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The Orb – C Batter C

Malicious Damage

After last year’s cosmic collaboration with David Gilmour, [post=orb-featuring-david-gilmour-metallic-spheres text=”Metallic Spheres”], The Orb come back down to earth with a bump for their new album C Batter C. It’s effectively a soundtrack for a film and an exhibition that was held in Brixton in London at the end of last year. But do the separate pieces stand up on their own, without the aid of a gallery or installation environment? The answer is quite simply yes.

The rather beautiful-looking CD and DVD deals with the persistence of memory and the fragility of these over time. As we grow older our memories become compartmentalised and also tainted, but what we now know changes compared to the time when events happened. We tend to view our own memories from an almost third person point of view and recollect parts as aspects rather than events as a whole. We selectively store information, that as time goes by gives a sense of the unreality of these events within space and time. However, the memories here are stored within a film made in 1956 of three children taken on a trip through London. Hence the image burnt into the retina of the camera captures these memories for all time and holds them outside of any forward momentum of that time like a looking glass mirror of yourself that never ages. The DVD has the complete video installation from the exhibition, a moving and meandering trip of over half a century ago. This old footage is intermixed with new film from 2010, blending and overlaying the images together to see the change in locations over time and in some cases how they have hardly changed at all. The Orb’s music fits wonderfully with the images, but we must turn to the CD to see if it stands on its own merits.

The audio section of this release contains the original soundtrack plus various remixes. “Battersea Bunches Original Soundtrack” starts with a slide guitar which moves through sampled voices and sedated drums. This reminds of Brian Eno’s 70s soundtrack work in the way it uses special sounds to create something that is not only ambient but unnerving. A piano section begins to take over that inter-mixes synthesizer pads with plucked guitar that has a feel similar to the instrumental pieces on David Sylvian’s Gone to Earth album. The piano fugue plays its funeral dirge before we enter into a more rhythmic section with clattering synth noises that moves along much like the sound of later Test Department albums; in fact the whole piece seems to resonate with that 80s Avant-Garde industrial feeling.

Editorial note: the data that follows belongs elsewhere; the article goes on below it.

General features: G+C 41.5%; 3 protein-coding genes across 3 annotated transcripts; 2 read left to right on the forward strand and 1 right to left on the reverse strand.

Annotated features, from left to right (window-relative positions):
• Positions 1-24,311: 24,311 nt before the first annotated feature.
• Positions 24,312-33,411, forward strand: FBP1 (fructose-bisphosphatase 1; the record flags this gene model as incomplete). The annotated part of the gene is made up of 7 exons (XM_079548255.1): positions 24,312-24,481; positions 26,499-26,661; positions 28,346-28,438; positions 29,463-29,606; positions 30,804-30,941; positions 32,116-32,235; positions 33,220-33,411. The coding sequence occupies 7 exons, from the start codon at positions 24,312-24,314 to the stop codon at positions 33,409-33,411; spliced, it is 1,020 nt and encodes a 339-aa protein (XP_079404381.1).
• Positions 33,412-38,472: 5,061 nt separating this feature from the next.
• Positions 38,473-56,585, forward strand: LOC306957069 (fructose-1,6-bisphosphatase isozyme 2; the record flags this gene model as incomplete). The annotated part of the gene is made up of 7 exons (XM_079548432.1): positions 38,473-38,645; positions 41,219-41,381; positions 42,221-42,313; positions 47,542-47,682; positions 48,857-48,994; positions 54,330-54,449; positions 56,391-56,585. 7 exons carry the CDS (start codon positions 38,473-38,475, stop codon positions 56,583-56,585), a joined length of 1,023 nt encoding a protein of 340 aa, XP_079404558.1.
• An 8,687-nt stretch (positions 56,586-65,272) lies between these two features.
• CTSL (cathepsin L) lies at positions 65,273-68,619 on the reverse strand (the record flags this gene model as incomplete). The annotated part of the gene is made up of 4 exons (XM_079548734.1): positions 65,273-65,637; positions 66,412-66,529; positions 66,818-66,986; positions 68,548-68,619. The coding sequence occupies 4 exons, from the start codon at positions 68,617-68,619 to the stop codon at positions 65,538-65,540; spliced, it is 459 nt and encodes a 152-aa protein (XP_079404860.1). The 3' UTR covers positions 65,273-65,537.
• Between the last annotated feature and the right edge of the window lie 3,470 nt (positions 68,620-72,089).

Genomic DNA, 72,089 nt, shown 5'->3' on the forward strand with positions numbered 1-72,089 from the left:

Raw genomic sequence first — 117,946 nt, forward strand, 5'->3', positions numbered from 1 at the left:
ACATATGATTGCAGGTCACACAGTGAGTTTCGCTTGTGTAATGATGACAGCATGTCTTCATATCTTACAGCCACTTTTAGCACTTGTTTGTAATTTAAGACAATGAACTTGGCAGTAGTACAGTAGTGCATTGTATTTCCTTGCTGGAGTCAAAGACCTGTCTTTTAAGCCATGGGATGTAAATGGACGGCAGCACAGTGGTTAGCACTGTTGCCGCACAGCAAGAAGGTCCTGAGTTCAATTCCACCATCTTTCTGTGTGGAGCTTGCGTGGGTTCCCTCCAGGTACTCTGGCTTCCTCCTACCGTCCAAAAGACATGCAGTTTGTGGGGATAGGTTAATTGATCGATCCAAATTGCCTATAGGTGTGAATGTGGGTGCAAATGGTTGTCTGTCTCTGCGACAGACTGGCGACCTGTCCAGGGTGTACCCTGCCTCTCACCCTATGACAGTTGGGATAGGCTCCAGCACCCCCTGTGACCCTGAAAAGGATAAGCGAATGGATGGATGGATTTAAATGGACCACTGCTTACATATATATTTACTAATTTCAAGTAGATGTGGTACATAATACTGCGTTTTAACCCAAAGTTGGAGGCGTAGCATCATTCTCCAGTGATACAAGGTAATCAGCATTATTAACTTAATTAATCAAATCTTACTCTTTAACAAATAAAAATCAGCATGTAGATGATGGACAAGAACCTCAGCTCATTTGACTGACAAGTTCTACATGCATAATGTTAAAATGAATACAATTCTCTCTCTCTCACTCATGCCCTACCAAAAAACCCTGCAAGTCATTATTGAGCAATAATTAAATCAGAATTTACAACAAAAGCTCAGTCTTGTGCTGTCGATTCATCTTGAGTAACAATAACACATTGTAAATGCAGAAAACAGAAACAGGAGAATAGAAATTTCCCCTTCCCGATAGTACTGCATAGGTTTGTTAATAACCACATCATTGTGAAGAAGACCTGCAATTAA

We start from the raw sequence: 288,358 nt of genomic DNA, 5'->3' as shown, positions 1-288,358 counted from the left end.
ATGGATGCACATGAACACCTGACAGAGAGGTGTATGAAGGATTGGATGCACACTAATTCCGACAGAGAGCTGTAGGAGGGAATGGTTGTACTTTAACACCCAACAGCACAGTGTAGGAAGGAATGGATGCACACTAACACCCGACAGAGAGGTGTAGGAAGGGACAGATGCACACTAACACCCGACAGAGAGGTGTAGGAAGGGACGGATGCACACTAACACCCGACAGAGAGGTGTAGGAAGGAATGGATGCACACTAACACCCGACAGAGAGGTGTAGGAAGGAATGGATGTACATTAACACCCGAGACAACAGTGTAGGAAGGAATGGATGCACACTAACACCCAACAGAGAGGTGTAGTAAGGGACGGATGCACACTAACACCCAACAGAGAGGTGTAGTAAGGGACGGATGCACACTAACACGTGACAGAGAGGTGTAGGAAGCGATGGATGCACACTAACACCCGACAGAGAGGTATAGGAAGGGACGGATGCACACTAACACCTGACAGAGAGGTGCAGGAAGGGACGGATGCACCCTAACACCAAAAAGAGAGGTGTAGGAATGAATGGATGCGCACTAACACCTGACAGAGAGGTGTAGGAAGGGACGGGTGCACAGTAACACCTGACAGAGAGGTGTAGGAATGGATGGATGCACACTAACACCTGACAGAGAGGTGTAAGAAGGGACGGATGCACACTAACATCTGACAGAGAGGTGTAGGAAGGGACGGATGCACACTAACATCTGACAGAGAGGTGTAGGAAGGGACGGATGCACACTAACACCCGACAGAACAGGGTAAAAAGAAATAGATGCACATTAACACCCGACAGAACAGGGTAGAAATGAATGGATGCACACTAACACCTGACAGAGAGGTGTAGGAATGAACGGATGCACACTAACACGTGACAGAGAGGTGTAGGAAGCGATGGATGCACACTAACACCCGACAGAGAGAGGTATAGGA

“To Battersea With Bunches” in its HFB remix lets the piano part carry the tune over some steady (rather 80s sounding) drums and lets the cosmic synth passages takeover to make the track feel like its held in time somewhat. Some nice organ and string stabs give the piece a Sakamoto essence at points, and this is added to by a fantastic prog-sounding lead synth line. A wonderful and interesting way to start the remixes. “Meandering Through the Emerald Turf,” a Gaudi remix, builds up on more dub elements of the track and so seems more familiar territory for Orb fans. Its deep bass line throbs to get your head moving along to the rhythm. Kraftwerk-style beat stutters and inter-galactic wibble pulse through the “Brixton Hundreds” remix by David Harrow, who manages to invest a John Foxx futurist feel to the track. London is turned into a 23rd century landscape with the help of its snappy synthesizer and beat patterns.

“Latchmere Allotments,” a Nocturnal Sunshine remix finds a more ambient trance elements to the piece and again latches on to a Planet Dog-era dub feel. The Being remix called “Red House, Brown Dog” mixes again the piano element along with a staccato beat and atmospheric synths that give it an early morning trance feel. “Beyond the Legend of the Battersea Asparagus Triangle” by Autolump adds a sense of an urgent beat to proceedings, its driving rhythm giving the track a forward in time momentum. The “Batter C Bunny’s Munching Orbular Marrow Mix” by Thomas Fehlmann starts with a vocal sample that carries the tune into a more standard dance beat and lets the same sample dictate the rhythm. The track breaks down and reassembles itself as it makes its way towards the conclusion of the album.

The set as a whole works wonderfully well. The remixes are very different from each other in what they offer tonally as well as sonically and hold the attention throughout. This is not the easiest of The Orb’s releases but certainly adds to the canon of material Alex Patterson has created over the years. It is stunning, beautiful, and melancholic at times and at some points other-worldy. It is the old and the modern sitting side by side in a timeless sedate manner and the soundtrack to those London streets will never be quite the same again.

-Gary Parsons-

 

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